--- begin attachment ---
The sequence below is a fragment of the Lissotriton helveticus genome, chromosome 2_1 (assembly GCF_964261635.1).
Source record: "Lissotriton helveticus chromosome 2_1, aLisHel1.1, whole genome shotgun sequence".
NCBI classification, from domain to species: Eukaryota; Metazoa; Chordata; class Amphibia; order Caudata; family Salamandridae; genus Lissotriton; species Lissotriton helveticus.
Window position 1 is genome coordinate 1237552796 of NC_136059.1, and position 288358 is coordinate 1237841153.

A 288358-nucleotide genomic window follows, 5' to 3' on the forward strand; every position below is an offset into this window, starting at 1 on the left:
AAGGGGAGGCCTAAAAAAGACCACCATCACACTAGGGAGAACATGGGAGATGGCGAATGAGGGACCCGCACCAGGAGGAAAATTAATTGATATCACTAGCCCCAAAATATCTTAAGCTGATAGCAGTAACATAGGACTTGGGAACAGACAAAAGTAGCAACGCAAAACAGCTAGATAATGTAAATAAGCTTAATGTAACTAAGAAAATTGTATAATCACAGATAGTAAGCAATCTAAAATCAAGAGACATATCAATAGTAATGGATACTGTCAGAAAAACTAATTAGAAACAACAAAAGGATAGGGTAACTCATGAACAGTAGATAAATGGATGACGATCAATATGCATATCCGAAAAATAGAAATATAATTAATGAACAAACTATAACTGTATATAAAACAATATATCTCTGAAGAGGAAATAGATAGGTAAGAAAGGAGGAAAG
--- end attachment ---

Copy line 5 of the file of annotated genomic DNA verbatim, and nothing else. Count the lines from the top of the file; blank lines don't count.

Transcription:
A 288358-nucleotide genomic window follows, 5' to 3' on the forward strand; every position below is an offset into this window, starting at 1 on the left: